Saturday 30 March 2013

A Trial of Daffodil Petal Dye

Is there anyone not heartily pissed off with this endless, bitter chill?  It is scant consolation that the slugs limp trembling cross the frozen earth and torpid are the snails, in shelly fold.  Numb are the Rushworth's fingers as she pots on her chamomile seedlings.  The prospect of getting them outdoors seems impossibly distant.  

It has been a fabulous year for the daffodils. Clumps I thought overcrowded and liable to go blind have been blooming since St David's Day and still look fresh. The woods and the verges on the Industrial Estate are awash with floral sunshine. Archetypically Welsh, I thought, but no.  It turns out the Romans probably brought the bulbs here from Spain and Portugal and daffodils only became a national symbol  when the Victorians decided  they would be much prettier to pin on their lapels  than the leek. Checking things out for this blog is proving deeply disillusioning. 

I had read that a yellow dye can be got from daffodil petals and given the wealth of raw material, it seemed a great plan to salvage some of the glory.  I was sure the flowers would be fading by Easter, but here we are and not many of them have gone over.  Yesterday, I decided to do a proper trial run with a small quantity, 4oz (100g) of somewhat wilted or damaged petals picked that morning. I soaked them for a  
 couple of hours, brought the water up to a simmer (90 degrees) and kept it there for 30 minutes. Thanks to the members of the Plants To Dye For forum on Ravelry for advice on this and also on how to alkalinise the dye bath, since they were agreed that this would work better than my usual acidifying with vinegar.  To alkalinise, I put half a teaspoon of soda ash in at the end of the simmer. Bicarbonate of soda (a baking powder), or a drop of ammonia would do just as well.  The yellow in the dye bath immediately looked deeper. 

There seems to be a bit of controversy among natural dyers about mordants.  These are chemicals you simmer the wool with beforehand, to make it take up dye better. Tannins from bark or rhubarb leaves will do the trick 'naturally' but they also add their own colour.  The other mordants I have read about all contain metals of various toxicity. Salt has sodium, which shouldn't do much harm, though you wouldn't want to pour it on the garden.  The most commonly used mordant seems to be alum, which contains aluminium.   The amount needed can be minimised by combining it with Cream of Tartar, another baking powder.  If you buy this in the supermarket, check the packet to see it really is potassium bitartrate, I bought one called Cream of Tartar which I found was actually a different chemical, when I read the label.  Chrome and zinc mordants are said to give brighter colours, at the cost of leaving a more toxic waste to dispose of.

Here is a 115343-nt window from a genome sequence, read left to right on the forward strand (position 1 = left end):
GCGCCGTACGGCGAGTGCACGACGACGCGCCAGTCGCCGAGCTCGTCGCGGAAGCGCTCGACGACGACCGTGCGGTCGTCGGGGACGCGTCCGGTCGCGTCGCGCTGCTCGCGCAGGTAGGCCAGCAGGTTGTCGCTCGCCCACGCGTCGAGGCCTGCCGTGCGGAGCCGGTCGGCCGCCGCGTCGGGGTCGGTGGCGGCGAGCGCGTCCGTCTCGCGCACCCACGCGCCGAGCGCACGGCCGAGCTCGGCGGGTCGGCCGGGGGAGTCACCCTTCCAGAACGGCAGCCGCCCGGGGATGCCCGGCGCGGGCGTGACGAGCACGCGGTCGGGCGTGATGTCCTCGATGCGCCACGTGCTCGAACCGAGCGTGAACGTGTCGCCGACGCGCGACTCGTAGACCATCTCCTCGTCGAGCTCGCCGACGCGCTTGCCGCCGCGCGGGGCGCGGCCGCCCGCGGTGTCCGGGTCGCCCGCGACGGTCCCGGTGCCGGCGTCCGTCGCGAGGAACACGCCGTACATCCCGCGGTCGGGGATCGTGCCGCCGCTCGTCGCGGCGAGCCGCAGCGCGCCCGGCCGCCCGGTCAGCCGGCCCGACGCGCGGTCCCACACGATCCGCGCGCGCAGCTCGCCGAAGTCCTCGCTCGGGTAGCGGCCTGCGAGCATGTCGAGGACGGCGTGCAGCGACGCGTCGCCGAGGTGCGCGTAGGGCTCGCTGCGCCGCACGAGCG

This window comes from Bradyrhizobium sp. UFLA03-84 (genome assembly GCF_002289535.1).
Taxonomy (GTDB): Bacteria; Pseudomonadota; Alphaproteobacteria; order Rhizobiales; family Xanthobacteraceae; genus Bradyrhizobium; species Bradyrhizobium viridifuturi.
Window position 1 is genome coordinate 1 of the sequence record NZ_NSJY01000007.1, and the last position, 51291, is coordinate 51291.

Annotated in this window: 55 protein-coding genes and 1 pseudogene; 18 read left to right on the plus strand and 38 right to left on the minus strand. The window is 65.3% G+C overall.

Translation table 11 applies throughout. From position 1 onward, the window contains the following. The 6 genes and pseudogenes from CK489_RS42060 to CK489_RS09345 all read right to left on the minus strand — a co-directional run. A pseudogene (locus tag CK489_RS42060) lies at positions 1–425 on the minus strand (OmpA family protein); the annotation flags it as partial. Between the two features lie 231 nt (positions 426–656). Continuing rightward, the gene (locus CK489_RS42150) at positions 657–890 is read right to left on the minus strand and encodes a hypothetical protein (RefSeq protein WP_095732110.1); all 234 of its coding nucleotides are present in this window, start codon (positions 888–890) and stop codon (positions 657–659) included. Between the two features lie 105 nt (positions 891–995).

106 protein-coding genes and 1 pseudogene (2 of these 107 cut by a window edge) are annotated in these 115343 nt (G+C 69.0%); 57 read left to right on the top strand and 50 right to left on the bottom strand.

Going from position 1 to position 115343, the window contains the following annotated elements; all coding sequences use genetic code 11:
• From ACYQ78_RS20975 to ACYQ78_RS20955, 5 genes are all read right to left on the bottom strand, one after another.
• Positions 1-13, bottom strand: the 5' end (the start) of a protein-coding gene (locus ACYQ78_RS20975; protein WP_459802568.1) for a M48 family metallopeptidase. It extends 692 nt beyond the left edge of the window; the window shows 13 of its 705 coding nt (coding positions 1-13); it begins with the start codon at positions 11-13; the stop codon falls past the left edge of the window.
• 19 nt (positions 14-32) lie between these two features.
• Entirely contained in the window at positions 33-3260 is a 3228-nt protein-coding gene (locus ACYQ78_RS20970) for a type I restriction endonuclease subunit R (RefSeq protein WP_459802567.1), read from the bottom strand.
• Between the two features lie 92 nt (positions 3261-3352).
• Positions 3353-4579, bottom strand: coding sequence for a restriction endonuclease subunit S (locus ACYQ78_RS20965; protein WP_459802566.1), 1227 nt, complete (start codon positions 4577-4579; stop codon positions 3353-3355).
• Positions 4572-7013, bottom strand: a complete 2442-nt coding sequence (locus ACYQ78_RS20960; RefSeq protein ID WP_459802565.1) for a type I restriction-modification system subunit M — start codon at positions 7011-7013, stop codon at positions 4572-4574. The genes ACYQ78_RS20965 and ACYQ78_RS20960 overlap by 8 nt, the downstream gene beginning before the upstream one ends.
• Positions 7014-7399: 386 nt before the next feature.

I tested the dye on 2 oz (50g) wool, so the ratio was twice as much weight of fairly fresh petals as dry wool.  The first two skeins are 100%  wool double knitting weight, previously simmered with alum and cream of tartar, the next is a bit of unmordanted homespun and the last is 100% chunky wool, washed but not mordanted.  I soaked the wool in water while I was making the dye bath, when it had cooled,  I put the wool in and brought it back up to a simmer for an hour or so.  When the bath had cooled back down again, I took out all except one mordanted skein and added a few dissolved copper sulphate crystals to see what happened.   I expect you can buy these, but I am lucky enough to have a relative who was given a chemistry set last birthday and is a dab hand at crystal growing.

The wool had three rinses in tap water and dried overnight.  This morning I have gushed over the thrill of it to frankly uninterested family members, wound it into lovely little skeins and taken this photo.

The orange skein had copper in the final simmer, the yellow is mordanted wool, a proper daffodil colour. Just like it says in the books, without a mordant, the chunky wool took up much less dye.  Because my homespun wool was unmordanted, it just got a pale yellow glow.  Here is the test skein sitting on top of a ball of the original.  I shall find out how light fast the colour is by leaving a strand on the window sill. 

In conclusion, mordanting is indeed worthwhile, though a right faff with no instant gratification.  Daffodils do give a lovely yellow wool dye. It will definitely be worth saving all the petals when the time comes to do the dead heading.  If I have not got a specific project in mind by then , I shall dry them and keep them in a paper bag.  They shall not be gone, these daffodils fled away into the summer.  Sorry, Keats, better you than Wordsworth.


  1. just found your comment on downsizer forum- plenty of us there blog too!
    Come back and introduce yourself on the Welcome section-there are plenty of ds-ers within physical reach of you (as opposed to online) and we'd love to meet you. Plenty you can talk to about dyeing as well :D

    1. Thanks - I have now done just that. Hope to talk to you again.

  2. I love the alum/CoT daff yellow. We're collecting daffs for our annual dyeing day at Guild in June. Fingers crossed ours comes out as well as yours did.

    1. I actually used my saved daffs this weekend, some dried, some still fresh, but I didn't keep tabs on the total fresh weight. 6oz of homespun white wool with alum/CoT has come out half almost overpoweringly yellow, the other half with copper sulphate went gingery green instead of orange. Probably there was a bit too much plant material in the pot, but I expect it will mellow with time. Best of luck with yours!